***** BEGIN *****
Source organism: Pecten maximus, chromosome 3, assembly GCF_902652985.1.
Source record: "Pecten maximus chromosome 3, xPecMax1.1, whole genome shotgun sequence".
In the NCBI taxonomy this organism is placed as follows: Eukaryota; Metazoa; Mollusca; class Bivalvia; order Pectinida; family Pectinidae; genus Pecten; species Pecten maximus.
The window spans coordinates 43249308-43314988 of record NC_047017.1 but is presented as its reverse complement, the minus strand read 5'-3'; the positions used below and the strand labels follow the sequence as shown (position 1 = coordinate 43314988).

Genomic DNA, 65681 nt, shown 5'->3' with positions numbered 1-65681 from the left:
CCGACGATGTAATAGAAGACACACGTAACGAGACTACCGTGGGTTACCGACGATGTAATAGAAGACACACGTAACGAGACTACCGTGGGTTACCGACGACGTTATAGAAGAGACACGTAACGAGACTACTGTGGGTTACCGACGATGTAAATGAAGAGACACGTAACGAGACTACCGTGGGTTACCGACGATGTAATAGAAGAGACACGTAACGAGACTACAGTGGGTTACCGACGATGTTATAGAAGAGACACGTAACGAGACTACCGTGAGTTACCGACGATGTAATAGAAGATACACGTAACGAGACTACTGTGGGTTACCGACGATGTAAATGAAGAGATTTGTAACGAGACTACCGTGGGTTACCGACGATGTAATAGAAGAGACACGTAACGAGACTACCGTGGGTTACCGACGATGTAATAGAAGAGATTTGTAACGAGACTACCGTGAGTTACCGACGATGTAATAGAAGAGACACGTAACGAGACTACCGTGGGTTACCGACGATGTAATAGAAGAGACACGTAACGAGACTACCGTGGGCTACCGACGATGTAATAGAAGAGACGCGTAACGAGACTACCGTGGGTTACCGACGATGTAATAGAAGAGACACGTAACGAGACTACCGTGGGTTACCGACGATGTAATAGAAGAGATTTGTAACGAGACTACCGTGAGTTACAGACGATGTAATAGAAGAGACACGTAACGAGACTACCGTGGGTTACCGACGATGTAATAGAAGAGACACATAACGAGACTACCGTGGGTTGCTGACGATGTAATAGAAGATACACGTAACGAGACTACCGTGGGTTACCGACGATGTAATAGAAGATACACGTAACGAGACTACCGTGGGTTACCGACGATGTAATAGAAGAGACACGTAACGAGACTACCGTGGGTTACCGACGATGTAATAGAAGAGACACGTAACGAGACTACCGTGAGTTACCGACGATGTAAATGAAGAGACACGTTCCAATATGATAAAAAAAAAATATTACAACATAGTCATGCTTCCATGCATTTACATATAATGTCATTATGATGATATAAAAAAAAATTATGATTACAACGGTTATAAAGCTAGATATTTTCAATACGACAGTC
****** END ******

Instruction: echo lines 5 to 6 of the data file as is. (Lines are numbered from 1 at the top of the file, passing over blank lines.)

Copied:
Genomic DNA, 65681 nt, shown 5'->3' with positions numbered 1-65681 from the left:
CCGACGATGTAATAGAAGACACACGTAACGAGACTACCGTGGGTTACCGACGATGTAATAGAAGACACACGTAACGAGACTACCGTGGGTTACCGACGACGTTATAGAAGAGACACGTAACGAGACTACTGTGGGTTACCGACGATGTAAATGAAGAGACACGTAACGAGACTACCGTGGGTTACCGACGATGTAATAGAAGAGACACGTAACGAGACTACAGTGGGTTACCGACGATGTTATAGAAGAGACACGTAACGAGACTACCGTGAGTTACCGACGATGTAATAGAAGATACACGTAACGAGACTACTGTGGGTTACCGACGATGTAAATGAAGAGATTTGTAACGAGACTACCGTGGGTTACCGACGATGTAATAGAAGAGACACGTAACGAGACTACCGTGGGTTACCGACGATGTAATAGAAGAGATTTGTAACGAGACTACCGTGAGTTACCGACGATGTAATAGAAGAGACACGTAACGAGACTACCGTGGGTTACCGACGATGTAATAGAAGAGACACGTAACGAGACTACCGTGGGCTACCGACGATGTAATAGAAGAGACGCGTAACGAGACTACCGTGGGTTACCGACGATGTAATAGAAGAGACACGTAACGAGACTACCGTGGGTTACCGACGATGTAATAGAAGAGATTTGTAACGAGACTACCGTGAGTTACAGACGATGTAATAGAAGAGACACGTAACGAGACTACCGTGGGTTACCGACGATGTAATAGAAGAGACACATAACGAGACTACCGTGGGTTGCTGACGATGTAATAGAAGATACACGTAACGAGACTACCGTGGGTTACCGACGATGTAATAGAAGATACACGTAACGAGACTACCGTGGGTTACCGACGATGTAATAGAAGAGACACGTAACGAGACTACCGTGGGTTACCGACGATGTAATAGAAGAGACACGTAACGAGACTACCGTGAGTTACCGACGATGTAAATGAAGAGACACGTTCCAATATGATAAAAAAAAAATATTACAACATAGTCATGCTTCCATGCATTTACATATAATGTCATTATGATGATATAAAAAAAAATTATGATTACAACGGTTATAAAGCTAGATATTTTCAATACGACAGTC